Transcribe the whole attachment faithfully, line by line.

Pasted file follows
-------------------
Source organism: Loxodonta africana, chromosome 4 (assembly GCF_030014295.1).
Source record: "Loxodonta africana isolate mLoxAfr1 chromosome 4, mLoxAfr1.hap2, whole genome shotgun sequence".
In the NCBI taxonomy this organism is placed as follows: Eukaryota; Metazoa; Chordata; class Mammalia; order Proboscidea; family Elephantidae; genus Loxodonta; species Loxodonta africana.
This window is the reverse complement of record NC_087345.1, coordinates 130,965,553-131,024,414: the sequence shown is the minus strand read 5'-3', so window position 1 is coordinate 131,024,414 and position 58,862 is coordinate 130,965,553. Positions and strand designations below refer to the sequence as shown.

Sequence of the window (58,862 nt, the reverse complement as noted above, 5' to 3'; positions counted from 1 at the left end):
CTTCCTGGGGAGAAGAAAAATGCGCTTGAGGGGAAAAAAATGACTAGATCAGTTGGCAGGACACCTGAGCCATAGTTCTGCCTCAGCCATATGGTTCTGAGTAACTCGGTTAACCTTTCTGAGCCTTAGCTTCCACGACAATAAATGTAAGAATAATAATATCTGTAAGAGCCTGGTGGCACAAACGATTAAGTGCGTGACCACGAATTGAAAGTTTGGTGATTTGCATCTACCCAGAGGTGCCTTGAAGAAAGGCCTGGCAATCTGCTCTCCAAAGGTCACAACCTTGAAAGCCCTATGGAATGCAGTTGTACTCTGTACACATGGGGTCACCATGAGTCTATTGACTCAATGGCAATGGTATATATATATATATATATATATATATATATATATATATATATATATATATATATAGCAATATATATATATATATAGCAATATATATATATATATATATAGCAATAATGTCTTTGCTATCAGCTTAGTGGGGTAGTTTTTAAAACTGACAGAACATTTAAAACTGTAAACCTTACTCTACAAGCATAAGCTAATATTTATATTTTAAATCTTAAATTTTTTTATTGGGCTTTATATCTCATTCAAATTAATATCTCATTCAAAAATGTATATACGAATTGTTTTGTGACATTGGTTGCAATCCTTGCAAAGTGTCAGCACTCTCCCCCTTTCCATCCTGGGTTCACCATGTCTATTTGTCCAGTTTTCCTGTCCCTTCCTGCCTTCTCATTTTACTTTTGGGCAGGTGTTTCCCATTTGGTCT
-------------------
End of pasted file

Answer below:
Source organism: Loxodonta africana, chromosome 4 (assembly GCF_030014295.1).
Source record: "Loxodonta africana isolate mLoxAfr1 chromosome 4, mLoxAfr1.hap2, whole genome shotgun sequence".
In the NCBI taxonomy this organism is placed as follows: Eukaryota; Metazoa; Chordata; class Mammalia; order Proboscidea; family Elephantidae; genus Loxodonta; species Loxodonta africana.
This window is the reverse complement of record NC_087345.1, coordinates 130,965,553-131,024,414: the sequence shown is the minus strand read 5'-3', so window position 1 is coordinate 131,024,414 and position 58,862 is coordinate 130,965,553. Positions and strand designations below refer to the sequence as shown.

Sequence of the window (58,862 nt, the reverse complement as noted above, 5' to 3'; positions counted from 1 at the left end):
CTTCCTGGGGAGAAGAAAAATGCGCTTGAGGGGAAAAAAATGACTAGATCAGTTGGCAGGACACCTGAGCCATAGTTCTGCCTCAGCCATATGGTTCTGAGTAACTCGGTTAACCTTTCTGAGCCTTAGCTTCCACGACAATAAATGTAAGAATAATAATATCTGTAAGAGCCTGGTGGCACAAACGATTAAGTGCGTGACCACGAATTGAAAGTTTGGTGATTTGCATCTACCCAGAGGTGCCTTGAAGAAAGGCCTGGCAATCTGCTCTCCAAAGGTCACAACCTTGAAAGCCCTATGGAATGCAGTTGTACTCTGTACACATGGGGTCACCATGAGTCTATTGACTCAATGGCAATGGTATATATATATATATATATATATATATATATATATATATATATATATATATATATAGCAATATATATATATATATAGCAATATATATATATATATATATAGCAATAATGTCTTTGCTATCAGCTTAGTGGGGTAGTTTTTAAAACTGACAGAACATTTAAAACTGTAAACCTTACTCTACAAGCATAAGCTAATATTTATATTTTAAATCTTAAATTTTTTTATTGGGCTTTATATCTCATTCAAATTAATATCTCATTCAAAAATGTATATACGAATTGTTTTGTGACATTGGTTGCAATCCTTGCAAAGTGTCAGCACTCTCCCCCTTTCCATCCTGGGTTCACCATGTCTATTTGTCCAGTTTTCCTGTCCCTTCCTGCCTTCTCATTTTACTTTTGGGCAGGTGTTTCCCATTTGGTCT